There’s probably no way the Heat can make up for the loss of LeBron James, but it won’t be for a lack of financial commitment. The Heat spent more than $220MM on players this summer, nearly doubling the team with the next greatest total of expenditures since July 1st.
I looked at each team’s most expensive signing last week, and while Chris Bosh, Miami’s representative, put the Heat second on that list, the full picture of the team’s summer signings shows just how much team president Pat Riley and company shelled out. It helps that Norris Cole was the only player under contract to begin July, but the Sixers have retained plenty of cap space all summer, and they’ve yet to sign anyone for more than the minimum.
As with last week’s list of the most expensive signings by team, there are some ground rules at play. The list below includes non-guaranteed salary and option years, but it doesn’t consider trade acquisitions. It doesn’t take into account rookie scale contracts, either. To help weed out summer contracts and many of the players who won’t be on NBA rosters come opening night, I’ve eliminated deals for the minimum salary. This listing does include non-minimum signings of second-round picks and undrafted players, as well as Nikola Mirotic, a former first-round pick who signed for more than the rookie scale. I’ve also thrown in Carlos Boozer for the Lakers, who claimed him off amnesty waivers. Here’s the complete list, rounded to the nearest $1K, with salary data via our 2014 Free Agent Tracker. The number of years committed and the number of players to whom the money is going are in parentheses.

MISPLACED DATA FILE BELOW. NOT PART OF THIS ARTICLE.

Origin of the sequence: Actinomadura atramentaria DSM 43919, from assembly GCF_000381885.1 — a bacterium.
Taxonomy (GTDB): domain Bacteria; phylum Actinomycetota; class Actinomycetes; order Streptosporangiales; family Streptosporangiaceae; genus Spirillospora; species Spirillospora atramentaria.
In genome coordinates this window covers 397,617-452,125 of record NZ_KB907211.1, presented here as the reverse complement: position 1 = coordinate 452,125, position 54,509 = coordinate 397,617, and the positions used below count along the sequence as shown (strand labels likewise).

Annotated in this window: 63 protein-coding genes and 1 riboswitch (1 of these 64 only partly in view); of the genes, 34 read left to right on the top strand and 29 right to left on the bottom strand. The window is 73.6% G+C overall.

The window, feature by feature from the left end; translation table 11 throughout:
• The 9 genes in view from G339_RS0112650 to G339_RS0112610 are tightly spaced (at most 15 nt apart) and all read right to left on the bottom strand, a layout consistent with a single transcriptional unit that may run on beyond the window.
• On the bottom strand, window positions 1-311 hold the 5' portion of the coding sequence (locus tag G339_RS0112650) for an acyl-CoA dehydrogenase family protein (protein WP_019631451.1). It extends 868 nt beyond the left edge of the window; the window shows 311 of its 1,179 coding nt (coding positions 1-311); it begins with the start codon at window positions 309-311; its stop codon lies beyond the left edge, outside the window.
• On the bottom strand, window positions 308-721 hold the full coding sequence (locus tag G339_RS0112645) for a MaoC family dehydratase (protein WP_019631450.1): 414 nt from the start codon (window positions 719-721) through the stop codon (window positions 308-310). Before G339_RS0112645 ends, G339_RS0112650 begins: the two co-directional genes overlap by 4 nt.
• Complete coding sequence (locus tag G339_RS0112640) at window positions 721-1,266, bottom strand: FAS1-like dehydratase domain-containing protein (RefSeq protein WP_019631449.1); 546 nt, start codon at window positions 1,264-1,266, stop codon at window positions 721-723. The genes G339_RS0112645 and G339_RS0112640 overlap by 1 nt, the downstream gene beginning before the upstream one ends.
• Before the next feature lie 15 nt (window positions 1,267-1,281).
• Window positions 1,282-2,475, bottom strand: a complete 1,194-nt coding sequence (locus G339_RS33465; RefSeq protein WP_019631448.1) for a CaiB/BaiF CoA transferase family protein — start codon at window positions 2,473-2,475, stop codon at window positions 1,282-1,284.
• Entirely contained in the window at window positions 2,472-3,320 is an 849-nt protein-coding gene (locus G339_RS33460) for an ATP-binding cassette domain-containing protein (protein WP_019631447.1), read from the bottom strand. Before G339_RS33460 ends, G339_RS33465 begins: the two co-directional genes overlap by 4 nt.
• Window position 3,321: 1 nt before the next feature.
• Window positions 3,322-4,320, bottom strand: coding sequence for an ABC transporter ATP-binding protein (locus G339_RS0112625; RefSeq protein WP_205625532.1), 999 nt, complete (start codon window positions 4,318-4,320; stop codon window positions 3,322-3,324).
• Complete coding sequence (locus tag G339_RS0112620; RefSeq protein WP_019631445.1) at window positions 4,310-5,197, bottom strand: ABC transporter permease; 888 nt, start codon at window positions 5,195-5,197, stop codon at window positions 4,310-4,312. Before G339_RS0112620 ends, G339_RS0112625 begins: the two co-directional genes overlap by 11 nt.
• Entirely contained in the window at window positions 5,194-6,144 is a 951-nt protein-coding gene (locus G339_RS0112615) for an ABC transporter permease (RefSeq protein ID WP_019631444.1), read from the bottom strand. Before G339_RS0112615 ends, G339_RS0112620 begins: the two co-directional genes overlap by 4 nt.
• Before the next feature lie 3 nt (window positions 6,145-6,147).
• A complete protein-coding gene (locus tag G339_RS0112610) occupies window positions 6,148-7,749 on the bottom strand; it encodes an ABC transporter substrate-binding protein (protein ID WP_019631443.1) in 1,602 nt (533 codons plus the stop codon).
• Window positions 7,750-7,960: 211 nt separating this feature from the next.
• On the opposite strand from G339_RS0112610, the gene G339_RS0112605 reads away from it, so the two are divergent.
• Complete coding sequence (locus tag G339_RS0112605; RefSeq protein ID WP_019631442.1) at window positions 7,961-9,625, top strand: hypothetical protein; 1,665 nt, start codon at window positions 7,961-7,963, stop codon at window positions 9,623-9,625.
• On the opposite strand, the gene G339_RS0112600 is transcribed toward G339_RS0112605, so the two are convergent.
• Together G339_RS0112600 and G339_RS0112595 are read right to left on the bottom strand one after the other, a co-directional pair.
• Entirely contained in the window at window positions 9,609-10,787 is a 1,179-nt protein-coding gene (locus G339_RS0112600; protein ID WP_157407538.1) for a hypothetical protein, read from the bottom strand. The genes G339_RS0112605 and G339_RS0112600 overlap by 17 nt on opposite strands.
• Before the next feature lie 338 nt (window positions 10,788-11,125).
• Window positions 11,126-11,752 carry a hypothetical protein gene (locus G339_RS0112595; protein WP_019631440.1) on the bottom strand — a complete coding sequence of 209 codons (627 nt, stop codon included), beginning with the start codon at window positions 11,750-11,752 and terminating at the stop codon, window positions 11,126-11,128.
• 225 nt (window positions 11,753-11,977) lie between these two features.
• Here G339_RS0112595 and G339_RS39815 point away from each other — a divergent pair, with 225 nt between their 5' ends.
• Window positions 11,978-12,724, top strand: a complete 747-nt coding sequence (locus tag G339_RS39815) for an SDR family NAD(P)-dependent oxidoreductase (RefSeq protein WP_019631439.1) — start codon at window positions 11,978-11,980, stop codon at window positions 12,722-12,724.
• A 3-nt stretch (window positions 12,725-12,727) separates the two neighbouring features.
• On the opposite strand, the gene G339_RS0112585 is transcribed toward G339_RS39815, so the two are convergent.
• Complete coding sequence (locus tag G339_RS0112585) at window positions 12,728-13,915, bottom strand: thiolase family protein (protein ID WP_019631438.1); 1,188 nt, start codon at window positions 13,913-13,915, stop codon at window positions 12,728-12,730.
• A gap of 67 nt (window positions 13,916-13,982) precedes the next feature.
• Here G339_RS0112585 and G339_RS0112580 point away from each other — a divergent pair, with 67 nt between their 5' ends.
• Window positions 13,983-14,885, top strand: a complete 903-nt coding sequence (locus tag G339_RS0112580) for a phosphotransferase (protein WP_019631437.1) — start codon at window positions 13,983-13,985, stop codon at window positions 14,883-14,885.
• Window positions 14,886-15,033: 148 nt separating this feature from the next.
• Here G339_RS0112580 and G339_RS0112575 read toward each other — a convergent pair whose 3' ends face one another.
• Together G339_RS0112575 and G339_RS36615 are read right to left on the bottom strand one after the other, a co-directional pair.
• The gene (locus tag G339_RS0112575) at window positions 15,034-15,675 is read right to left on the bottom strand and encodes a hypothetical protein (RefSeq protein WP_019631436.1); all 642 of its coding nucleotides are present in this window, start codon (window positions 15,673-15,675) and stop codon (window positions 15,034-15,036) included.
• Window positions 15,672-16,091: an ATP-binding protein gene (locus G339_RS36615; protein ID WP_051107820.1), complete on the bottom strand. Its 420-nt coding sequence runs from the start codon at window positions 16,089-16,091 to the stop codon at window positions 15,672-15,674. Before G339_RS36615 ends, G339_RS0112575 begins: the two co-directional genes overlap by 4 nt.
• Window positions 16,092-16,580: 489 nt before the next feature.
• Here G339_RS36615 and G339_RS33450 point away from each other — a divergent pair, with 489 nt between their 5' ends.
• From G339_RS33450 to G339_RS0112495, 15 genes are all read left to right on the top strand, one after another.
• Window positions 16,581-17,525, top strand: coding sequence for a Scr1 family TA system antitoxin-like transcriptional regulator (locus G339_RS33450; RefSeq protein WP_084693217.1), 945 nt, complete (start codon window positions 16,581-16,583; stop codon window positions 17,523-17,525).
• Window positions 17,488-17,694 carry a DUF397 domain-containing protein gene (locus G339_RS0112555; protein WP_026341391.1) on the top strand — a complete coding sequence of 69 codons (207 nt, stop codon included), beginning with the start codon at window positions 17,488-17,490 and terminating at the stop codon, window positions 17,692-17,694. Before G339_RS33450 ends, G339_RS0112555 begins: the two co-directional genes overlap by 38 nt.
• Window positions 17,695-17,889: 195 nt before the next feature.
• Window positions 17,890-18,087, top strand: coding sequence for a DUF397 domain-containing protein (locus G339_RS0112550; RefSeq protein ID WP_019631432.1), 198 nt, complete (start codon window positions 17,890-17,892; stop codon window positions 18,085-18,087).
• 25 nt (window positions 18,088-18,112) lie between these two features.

- Heat: $220.578MM (21 years, eight players)
- Knicks: $127.343MM (six years, two players)
- Mavericks: $96.317MM (14 years, five players)
- Wizards: $93.748MM (14 years, five players)
- Raptors: $84.15MM (11 years, four players)*
- Jazz: $72.74MM (six years, two players)**
- Cavaliers: $50.515MM (seven years, four players)
- Suns: $49.5MM (nine years, three players)
- Magic: $49.21MM (11 years, four players)
- Lakers: $47.033MM (10 years, five players)
- Hornets: $46.905MM (seven years, three players)
- Bulls: $44.564MM (eight years, three players)
- Rockets: $41.398MM (six years, two players)
- Spurs: $38.999MM (seven years, two players)***
- Pistons: $36.335MM (10 years, four players)
- Hawks: $33.3MM (11 years, four players)
- Celtics: $32MM (four years, one player)****
- Clippers: $26.9MM (six years, two players)
- Pacers: $21.404MM (seven years, two players)
- Warriors: $16.631MM (three years, one player)
- Grizzlies: $16.511MM (five years, two players)
- Kings: $15.041MM (three years, one player)
- Trail Blazers: $14.063MM (four years, two players)
- Nets: $12.887MM (five years, two players)
- Thunder: $10.032MM (three years, one player)
- Bucks: $8.425MM (five years, two players)
- Timberwolves: $4.63MM (two years, two players)
- Pelicans: $2MM (one year, one player)
- Nuggets: No qualifying signings
- Sixers: No qualifying signings
* — Jordan Hamilton has agreed to a deal with the Raptors, and while it seems likely that it’s a minimum-salary arrangement, that has yet to be reported. Hamilton isn’t included in the tallies for Toronto.
** — The Jazz and Kevin Murphy have a deal that’s presumably for the minimum salary, though the precise value has not yet been made public. His figures aren’t reflected here.
*** San Antonio’s contract with JaMychal Green is presumably for the minimum, but that point has yet to be reported. It’s not included here.
**** — The Celtics also have a deal with Evan Turner that’s reportedly for a portion of the mid-level exception, but the precise value is not yet publicly known. His numbers aren’t shown in Boston’s totals.